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Prepare for Child Counseling:
3 Tips for Parents

Gearing up for therapy can be an exciting and nervous experience, for both children and parents. Whether your kid is excited to meet with a therapist or they are begrudgingly coming along, there are a lot of conversations leading up to child counseling to get everyone prepared.


Child therapists help with academics, behavioral issues, school and social issues, mental health issues, and more. It’s important for all family members to have an open mind and feel prepared when they come to their first few sessions of child counseling.


We’ve put together some of our top resources to help parents get their child ready for teen or child therapy. With these three tips, you can feel more empowered and confident in helping your kid feel excited, accepting, and willing to participate.

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3 Tips to Help Parents Prepare Their Child for Therapy

1) Set Clear Expectations 


It’s important to be clear with your child about what they can expect at child therapy. It can be nerve-racking walking into a new situation with unclear expectations and this can make many children reluctant to attend. To help with this, familiarize yourself with what your child will do and work on at therapy so you can help them feel prepared. 


Talk openly with your child about what to expect and how they feel about it. Outline that they will talk about different topics but nothing that makes them uncomfortable; they may do activities with their child counselor; they will work on new skills; they will solve problems they may be facing internally, with family, with friends, or at school. 


Let your child know how therapy works, how long they may be in therapy, and get them familiar with the process and routine of it.

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2) Find a Child Therapist You and Your Child Are Comfortable With

Child therapy is the most effective when your child is comfortable. They are more willing to open up, take the advice, and show up with attention vs sullenly and withdrawn. If you or your child don’t resonate with the therapist, it is likely you will not see results or improve mental health roadblocks.


Talk with your local child mental health service’s therapy center about how they structure consults, first sessions, and more. Discuss options for working with different therapists in the office if your child does not get along with their initial counselor.


Remember, there is a difference between being withdrawn in therapy vs being withdrawn due to the counselor. For many different reasons, kids or families may not get along so find someone your child respects, looks up to, and feels comfortable talking with. Let your child know they have the option to work with someone they like.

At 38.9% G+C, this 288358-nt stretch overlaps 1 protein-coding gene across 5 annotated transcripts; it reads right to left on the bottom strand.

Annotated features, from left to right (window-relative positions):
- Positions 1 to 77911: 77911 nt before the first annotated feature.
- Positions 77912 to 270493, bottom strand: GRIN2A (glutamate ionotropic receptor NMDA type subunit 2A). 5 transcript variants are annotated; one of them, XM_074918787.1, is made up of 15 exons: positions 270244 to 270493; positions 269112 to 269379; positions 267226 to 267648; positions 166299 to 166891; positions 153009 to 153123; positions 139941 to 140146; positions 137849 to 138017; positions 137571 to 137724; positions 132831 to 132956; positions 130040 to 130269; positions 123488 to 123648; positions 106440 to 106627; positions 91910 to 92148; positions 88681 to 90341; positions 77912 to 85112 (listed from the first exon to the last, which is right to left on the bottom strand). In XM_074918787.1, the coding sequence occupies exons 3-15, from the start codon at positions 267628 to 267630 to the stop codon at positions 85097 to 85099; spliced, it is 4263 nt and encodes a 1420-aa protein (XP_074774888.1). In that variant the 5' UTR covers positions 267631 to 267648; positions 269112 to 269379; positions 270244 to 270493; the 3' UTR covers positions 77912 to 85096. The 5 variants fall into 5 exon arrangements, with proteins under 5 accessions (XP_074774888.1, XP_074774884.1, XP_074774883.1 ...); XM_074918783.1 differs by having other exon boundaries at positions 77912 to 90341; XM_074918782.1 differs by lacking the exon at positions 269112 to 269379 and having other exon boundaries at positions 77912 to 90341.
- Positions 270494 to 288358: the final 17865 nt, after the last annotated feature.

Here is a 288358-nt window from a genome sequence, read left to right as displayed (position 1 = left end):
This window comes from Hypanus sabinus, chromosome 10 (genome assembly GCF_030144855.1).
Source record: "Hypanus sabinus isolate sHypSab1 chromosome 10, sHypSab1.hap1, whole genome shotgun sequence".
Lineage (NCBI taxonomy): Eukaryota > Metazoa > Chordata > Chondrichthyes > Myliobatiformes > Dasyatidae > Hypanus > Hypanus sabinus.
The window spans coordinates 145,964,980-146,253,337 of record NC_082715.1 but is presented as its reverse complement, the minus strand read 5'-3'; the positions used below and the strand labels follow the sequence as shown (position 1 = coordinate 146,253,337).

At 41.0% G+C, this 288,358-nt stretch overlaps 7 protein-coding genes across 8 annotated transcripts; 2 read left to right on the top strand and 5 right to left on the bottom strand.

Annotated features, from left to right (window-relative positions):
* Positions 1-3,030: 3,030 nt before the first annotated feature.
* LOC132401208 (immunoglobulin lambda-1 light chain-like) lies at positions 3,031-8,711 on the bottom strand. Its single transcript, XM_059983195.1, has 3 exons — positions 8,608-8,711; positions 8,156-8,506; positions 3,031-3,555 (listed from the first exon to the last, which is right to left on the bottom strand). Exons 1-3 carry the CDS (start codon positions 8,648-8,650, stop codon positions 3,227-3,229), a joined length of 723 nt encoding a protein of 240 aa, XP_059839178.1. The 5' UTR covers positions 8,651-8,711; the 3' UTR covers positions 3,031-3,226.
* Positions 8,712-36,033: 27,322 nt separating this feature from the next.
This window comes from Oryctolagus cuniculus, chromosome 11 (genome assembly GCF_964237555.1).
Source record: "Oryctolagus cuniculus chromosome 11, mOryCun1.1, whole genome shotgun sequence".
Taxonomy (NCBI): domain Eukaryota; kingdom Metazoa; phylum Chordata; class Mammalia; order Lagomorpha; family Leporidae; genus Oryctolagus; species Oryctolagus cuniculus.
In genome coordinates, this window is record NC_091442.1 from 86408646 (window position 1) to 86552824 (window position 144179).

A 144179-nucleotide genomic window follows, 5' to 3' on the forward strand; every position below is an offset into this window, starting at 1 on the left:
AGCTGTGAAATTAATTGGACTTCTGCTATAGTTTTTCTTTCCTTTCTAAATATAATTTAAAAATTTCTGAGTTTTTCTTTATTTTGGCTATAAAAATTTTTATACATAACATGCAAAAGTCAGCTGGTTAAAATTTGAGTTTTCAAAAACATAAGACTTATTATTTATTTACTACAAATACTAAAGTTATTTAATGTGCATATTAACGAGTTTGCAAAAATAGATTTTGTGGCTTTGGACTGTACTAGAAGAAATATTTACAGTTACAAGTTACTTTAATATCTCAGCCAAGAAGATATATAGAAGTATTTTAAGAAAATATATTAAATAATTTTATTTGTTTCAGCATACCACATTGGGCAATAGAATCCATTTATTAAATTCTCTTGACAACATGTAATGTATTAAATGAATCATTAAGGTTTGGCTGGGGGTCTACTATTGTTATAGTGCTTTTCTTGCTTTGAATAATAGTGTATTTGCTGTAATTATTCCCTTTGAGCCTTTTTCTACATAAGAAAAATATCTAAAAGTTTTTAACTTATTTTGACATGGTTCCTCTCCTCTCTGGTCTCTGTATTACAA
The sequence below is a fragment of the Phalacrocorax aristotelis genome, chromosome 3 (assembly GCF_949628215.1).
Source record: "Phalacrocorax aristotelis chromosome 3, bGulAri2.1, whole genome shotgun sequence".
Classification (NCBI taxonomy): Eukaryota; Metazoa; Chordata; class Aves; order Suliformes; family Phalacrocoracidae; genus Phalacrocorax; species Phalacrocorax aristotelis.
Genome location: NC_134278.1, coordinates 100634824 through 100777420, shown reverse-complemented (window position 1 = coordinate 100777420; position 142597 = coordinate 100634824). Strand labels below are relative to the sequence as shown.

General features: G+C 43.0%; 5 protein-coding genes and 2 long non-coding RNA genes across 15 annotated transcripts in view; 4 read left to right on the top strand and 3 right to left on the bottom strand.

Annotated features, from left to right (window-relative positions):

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3) Be Patient and Consistent Throughout Child Therapy

You are your child’s role model in all aspects of life and child counseling is no different. It is important to show up to each appointment, be patient during the process, and talk about therapy as they feel open to do so. 


Be sure to drop your child off at every appointment, without letting other errands get in the way (except for emergency situations). You want to be consistent so your child is expectant and used to the routine. Missing too many child therapy appointments can stunt their advancement, show them it is not a priority, and create a pattern of not attending or not taking it seriously. 


After therapy, show up for your child as they need. Be patient if your kid is not yet ready to discuss their therapy. Make time together that is focused on other activities and hobbies. You want normalcy and bonding that creates a comfortable environment. It may take a while to see results or feel your child is open to therapy, but this is normal and not something to put pressure on them for.


Always Find a Child Counselor You Are Excited to Work With

At the end of the day, the best way to get your child prepared for their child counseling sessions is to work with an office you trust for child mental health services. Both you and your child should feel comfortable and excited about the therapy process. There should be clear communication, a willingness to make a personal therapy plan, and goals you can clearly work towards together.


The Family Center in Ellicott City, Maryland is used to working with many kids facing various roadblocks. We believe in community to help both children and families work towards resolutions. We help you prepare, communicate with your child, and move toward your resolutions with ease and confidence. 


Talk to us today about academic pressure, social connections, behavioral issues, changing family structure, mental health issues, and more. We talk positively and openly to help everyone feel prepared to begin counseling together.

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